Honda S-MX: Time for TLC

Having awoken in Cornwall, it was time to head to a friend on Autoshite who happens to run a garage. The seller of the S-MX claimed there was no history of a timing belt change in the service history. This turned out to be lies, but I didn’t realise it at the point of sale. Thinking the timing belt was probably in dire need of replacement, I’d booked it in to be done, and my pal had offered a very good rate.

Off with the top cover. How old is the timing belt?

Off with the top cover. How old is the timing belt?

It didn’t take him long to get cracking. He’s a bit of a Honda fan boy, so I knew the car was in good hands. I opted to replace tensioner and water pump as well, having been let down by a cheap water pump on the RAV (fitted by a previous owner). I’d rather know everything is ok.

I also decided to change the oil and filter while we were there. With the oil filter buried down the back of the engine, this turned out to be a wise move. Much easier with the car raised several feet into the air. The filter looked quite old.

Yuck! Clearly not changed for a while.

Yuck! Clearly not changed for a while.

The amount of Japanese writing was slightly worrying. Could it be the one fitted to the car when it arrived in the UK in 2008?! Having since gone through the hardly-comprehensive history, there is no mention of basic servicing. A timing belt change and alignment checks yes, but not a sausage about a basic ‘oil and filters’ change. In fact, the timing belt change included a transmission fluid swap too, yet apparently not an engine oil change! Worrying. The state of the air filter also confirmed sheer ignorance of the basics.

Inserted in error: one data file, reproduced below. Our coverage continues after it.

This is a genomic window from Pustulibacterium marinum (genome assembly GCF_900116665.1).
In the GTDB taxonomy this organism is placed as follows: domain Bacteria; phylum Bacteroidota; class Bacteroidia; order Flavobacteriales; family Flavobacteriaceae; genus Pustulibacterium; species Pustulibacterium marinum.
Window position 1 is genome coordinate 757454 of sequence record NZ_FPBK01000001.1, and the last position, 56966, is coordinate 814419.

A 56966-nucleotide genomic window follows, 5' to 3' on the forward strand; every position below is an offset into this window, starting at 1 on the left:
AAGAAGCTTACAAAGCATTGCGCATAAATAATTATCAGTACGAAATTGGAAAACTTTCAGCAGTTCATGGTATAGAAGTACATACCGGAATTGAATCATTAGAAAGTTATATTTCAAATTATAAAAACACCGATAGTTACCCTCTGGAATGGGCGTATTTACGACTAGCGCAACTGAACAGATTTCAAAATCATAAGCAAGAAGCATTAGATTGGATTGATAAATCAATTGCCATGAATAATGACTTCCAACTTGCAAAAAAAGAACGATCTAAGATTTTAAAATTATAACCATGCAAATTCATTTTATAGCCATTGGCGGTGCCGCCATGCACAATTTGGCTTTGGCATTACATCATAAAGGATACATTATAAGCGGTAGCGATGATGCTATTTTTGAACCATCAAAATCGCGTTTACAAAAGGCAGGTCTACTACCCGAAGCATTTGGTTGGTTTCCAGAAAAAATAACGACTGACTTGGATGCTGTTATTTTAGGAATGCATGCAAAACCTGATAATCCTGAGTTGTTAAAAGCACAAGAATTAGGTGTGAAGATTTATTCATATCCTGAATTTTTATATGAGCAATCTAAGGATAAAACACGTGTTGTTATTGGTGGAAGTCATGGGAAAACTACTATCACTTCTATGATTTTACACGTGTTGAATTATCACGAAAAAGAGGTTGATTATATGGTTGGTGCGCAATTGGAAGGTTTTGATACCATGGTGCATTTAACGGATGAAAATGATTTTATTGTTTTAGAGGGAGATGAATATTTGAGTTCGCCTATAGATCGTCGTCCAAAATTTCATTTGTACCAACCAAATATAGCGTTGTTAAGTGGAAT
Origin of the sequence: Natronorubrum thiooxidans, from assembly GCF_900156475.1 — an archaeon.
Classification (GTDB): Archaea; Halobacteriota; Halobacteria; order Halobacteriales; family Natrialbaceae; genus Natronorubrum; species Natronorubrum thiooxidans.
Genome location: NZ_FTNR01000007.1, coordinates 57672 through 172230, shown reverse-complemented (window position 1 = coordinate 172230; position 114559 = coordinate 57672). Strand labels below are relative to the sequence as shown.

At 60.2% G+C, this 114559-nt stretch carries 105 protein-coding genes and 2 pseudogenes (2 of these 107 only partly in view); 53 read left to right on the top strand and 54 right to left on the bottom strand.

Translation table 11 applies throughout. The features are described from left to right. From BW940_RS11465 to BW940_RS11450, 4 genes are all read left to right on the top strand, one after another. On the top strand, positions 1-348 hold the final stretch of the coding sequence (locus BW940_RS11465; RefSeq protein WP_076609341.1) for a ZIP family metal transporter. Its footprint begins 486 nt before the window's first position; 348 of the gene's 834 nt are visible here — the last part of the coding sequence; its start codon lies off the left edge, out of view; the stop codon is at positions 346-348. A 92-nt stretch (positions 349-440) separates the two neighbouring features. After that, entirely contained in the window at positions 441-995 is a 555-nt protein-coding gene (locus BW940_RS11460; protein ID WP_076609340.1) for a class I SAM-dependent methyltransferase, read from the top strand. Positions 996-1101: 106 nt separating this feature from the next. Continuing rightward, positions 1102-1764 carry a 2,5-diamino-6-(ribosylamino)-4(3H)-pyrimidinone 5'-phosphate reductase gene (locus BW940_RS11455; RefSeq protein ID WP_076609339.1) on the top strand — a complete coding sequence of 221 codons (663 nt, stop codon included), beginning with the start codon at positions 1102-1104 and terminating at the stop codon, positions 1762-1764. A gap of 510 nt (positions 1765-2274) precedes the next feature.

Spot the difference. Bleargh!

Spot the difference. Bleargh!

The air filter (red) was quickly ordered up from a local factors at short notice. You’ll note there was no trouble locating one. Thankfully, a lot of items are shared with other cars.

I don’t really understand this level of neglect. Yes, a Honda should be a reliable car, but any car needs looking after to give its best! I can’t comprehend this level of sheer ignorance.

I also decided to replace the transmission fluid. It turns out that this had been done three years ago, but it still looked pretty horrible.

ATF fluid should be clean and red. This is neither.

ATF fluid should be clean and red. This is neither.

That’s the sort of condition that I tell people to run away from when I’m writing buyer’s guides. I never was one for following my own good advice…

The fact that it had already had a fluid change three years ago suggests this is not a gearbox in the best of health. The slipping into gears simply confirms the fact. Hopefully, it’ll keep soldiering on…

My friend also replaced the melted headlamp connectors, so hopefully my headlamp woes have now been banished. With fresh fluids (including fresh antifreeze), I was ready to continue my journey. I refuelled just before crossing the border back into Devon again having finally used up the ‘free’ fuel that came with the car.

After an overnight halt in Bideford, I drove back today. It was a pretty blissful journey to be honest, with little traffic and a very pleasant halt at Gloucester Services.

Bar Tebay, the nicest motorway services in the UK.

Bar Tebay, the nicest motorway services in the UK.

By the way, note how neatly the rear fog light has been fitted. Far better than a lot of grey imports, where a square, dirt cheap aftermarket job is hanging by its wire after the bracket inevitably failed. This is a lot smarter. Though it doesn’t actually work…